​First Steps to Starting a Solopreneur Service-Based Business

​When starting a business, many people think that one of the first tasks is to build a website.

The more experienced I get in helping new businesses get traction, the more my perspective on this has shifted — I now believe that a website is useless for most new businesses… possibly even harmful.

If you are working to become a coach, consultant, mentor, healer, or other type of solopreneur service-based business, I recommend that you don’t build a website yet...
(The exception is for business/marketing services — clients will expect a website.)

Trying to build a website will delay your business for months. It’s too easy to fall into the perfectionistic mode of figuring out your niche, your message, your brand, etc.

You don’t need any of those things to get your first batch of clients and to really validate where the market wants you to go with your business (and brand). Most prospective clients don’t care whether you have a website, unless you’re billing yourself as a marketing expert.

What they do care about is whether they know you (or have heard good things about your services), and whether they like your presence (by talking to you), and whether you can help them with their specific needs.

All of that can be communicated through social media (e.g. a Facebook Page, Instagram Profile, a Linkedin profile), or a zoom call, or simply via email.

If you try to build a website in the beginning of your business, two things usually happen:

  1. If you have a small budget, the website will probably turn out unprofessional-looking, and will likely decrease your credibility in the mind of the potential client. (Unless you only build a one-page website!)

  2. Or if you spend a lot of time and money on your website, you’re going to very likely want to make significant changes in the first few years, as you get clearer about your ideal client, your message, and your niche. So all that initial effort will feel like it was somewhat wasted time, energy, and money. I’ve seen it so often, hence the need to warn you.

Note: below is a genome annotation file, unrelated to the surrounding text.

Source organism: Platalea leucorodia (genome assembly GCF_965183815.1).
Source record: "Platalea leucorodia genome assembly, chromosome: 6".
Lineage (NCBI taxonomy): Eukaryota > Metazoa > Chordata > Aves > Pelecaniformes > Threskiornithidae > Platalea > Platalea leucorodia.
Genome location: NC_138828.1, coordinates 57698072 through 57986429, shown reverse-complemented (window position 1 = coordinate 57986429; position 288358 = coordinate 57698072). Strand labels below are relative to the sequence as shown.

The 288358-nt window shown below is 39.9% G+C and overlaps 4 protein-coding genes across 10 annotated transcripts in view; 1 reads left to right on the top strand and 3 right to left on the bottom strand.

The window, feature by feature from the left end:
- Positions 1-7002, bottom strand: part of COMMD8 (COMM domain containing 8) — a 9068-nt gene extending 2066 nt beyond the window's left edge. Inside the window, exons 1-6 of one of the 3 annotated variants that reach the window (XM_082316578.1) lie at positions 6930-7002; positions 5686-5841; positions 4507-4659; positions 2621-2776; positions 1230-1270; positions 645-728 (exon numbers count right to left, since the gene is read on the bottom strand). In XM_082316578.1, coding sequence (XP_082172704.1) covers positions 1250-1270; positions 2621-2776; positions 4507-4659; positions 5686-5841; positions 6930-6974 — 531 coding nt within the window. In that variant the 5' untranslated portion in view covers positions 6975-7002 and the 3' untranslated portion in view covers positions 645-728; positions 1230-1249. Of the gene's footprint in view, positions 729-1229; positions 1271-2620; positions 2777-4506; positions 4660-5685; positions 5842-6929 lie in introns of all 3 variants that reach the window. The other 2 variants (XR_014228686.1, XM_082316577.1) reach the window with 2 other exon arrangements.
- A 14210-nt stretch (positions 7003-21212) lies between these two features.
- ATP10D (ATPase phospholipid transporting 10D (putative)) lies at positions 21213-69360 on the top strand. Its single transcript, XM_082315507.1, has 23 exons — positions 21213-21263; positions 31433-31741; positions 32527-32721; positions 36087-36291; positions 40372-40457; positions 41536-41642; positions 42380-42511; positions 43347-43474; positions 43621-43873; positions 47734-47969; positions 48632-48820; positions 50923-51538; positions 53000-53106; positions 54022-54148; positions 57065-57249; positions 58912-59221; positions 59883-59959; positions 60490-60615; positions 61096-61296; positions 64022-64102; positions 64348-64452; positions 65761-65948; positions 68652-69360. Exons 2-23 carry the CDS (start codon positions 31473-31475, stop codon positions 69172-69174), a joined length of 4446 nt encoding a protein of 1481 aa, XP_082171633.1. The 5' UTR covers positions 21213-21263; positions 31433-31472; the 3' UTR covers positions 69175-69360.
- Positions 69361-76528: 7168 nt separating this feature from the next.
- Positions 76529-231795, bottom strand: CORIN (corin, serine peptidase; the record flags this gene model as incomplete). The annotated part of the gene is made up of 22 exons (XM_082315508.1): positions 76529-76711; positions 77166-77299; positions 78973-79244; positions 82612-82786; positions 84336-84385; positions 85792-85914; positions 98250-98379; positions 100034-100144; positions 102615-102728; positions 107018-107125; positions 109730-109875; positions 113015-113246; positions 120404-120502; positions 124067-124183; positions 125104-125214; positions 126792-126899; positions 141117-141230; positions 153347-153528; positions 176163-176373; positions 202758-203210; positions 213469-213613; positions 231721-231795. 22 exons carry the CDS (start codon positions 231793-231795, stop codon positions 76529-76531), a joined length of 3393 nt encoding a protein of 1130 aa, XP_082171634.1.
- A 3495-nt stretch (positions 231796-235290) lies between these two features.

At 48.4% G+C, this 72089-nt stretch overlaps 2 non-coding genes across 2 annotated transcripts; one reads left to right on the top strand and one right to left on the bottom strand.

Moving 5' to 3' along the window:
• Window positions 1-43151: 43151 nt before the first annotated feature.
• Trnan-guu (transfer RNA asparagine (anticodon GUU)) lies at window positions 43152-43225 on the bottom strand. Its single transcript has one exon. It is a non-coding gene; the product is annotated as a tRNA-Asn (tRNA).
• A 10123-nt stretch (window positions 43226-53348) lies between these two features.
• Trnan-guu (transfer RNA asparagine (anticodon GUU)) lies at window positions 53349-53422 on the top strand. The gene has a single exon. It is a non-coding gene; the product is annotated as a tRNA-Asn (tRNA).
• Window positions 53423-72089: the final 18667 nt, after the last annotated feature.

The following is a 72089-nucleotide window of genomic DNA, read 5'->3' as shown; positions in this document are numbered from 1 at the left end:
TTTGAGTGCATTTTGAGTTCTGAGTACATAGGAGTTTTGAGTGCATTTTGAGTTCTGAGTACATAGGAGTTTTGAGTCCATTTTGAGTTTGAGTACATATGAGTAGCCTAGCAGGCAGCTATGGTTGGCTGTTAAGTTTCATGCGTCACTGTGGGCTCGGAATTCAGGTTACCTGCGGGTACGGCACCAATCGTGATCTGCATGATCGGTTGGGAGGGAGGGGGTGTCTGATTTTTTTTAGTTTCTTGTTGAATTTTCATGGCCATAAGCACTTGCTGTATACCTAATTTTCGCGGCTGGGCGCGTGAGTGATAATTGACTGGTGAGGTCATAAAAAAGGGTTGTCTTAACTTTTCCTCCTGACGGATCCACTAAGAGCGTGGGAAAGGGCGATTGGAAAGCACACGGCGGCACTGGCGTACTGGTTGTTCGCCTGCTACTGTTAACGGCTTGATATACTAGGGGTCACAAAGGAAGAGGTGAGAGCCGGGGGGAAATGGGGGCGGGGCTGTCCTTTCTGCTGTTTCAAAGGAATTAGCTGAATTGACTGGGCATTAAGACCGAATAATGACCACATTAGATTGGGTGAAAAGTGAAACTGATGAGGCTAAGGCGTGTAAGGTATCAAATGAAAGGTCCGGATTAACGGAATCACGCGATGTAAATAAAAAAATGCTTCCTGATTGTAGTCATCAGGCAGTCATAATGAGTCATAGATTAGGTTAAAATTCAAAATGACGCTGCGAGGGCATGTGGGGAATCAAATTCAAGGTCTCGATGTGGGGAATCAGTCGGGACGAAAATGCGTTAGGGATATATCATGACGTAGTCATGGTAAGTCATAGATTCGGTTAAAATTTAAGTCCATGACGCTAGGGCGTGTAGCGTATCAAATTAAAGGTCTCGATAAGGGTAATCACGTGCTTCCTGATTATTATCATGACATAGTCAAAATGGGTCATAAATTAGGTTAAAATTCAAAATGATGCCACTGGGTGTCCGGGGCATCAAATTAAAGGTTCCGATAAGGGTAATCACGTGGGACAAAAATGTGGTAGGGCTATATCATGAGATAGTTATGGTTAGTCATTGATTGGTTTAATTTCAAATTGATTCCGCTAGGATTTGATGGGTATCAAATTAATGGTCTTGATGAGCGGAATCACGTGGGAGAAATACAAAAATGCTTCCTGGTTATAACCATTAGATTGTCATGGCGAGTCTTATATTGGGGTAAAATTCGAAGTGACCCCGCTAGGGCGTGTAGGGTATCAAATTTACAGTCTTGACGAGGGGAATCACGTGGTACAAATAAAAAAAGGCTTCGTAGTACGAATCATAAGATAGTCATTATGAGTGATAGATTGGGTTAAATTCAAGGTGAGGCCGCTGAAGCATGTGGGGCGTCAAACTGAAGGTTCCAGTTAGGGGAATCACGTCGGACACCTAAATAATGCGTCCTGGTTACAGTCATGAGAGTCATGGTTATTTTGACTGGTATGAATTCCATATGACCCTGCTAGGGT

Instead, here are the first tasks I recommend for you as you start your business:

  1. Start setting up your weekly and daily schedule, so that you’re working consistently on your business. See my best articles about joyful productivity.

  2. Start scheduling meetings with friends, one to one, to ask them feedback on how you’re describing the service you’d like to provide. See if they can think of anyone who would love that service. If not, see if they have any recommended changes you might make to your service so that it’s easier to refer you.

  3. Start creating content right away — daily if possible — on the social media platform you enjoy. Choices include: Facebook, Instagram, Linkedin, Youtube, Medium, Twitter, and others. Creating content will bring you more and more clarity. I have many articles to inspire you to create authentic content.

  4. Every 5–10 content posts you make on social media, mention your new service and see if friends could refer you to new clients or introduce you to an experienced person in your industry who might offer some tips on what’s working for them in their marketing to get the right kind of clients.

  5. Once the above actions are in process, then start setting up the most basic software and administrative systems for your business, such as client scheduling portal (AcuityScheduling is what I use and recommend), an easier way to pay you (for example, paypal.me), your document organization (I recommend Google Drive), and finally, securing a domain name as you look forward to your future website. (Your domain name can simply be pointed to your Linkedin Profile or FB Business Page for the time being.) See my other recommended tools for solopreneurs.

I recommend that you delay the building of your website for as long as possible.

Over the years I’ve known some very successful consultants or coaches who never got a website going — they were too busy serving clients and fielding inquiries due to great word-of-mouth about their services.

The longer you’re willing to delay your website — and I mean for a few years if possible — the clearer you’ll become about your message and brand. The clarity comes from creating authentic content, as well as serving many different clients.

As you get more clarity from creating content, as well as more client experience under your belt, you’ll get a much better perspective on what really should go onto your website.

​Eventually, if potential clients regularly ask whether you have a website, and now with years of experience serving actual paying clients, then you can plan your website, because then it’ll finally be worth doing.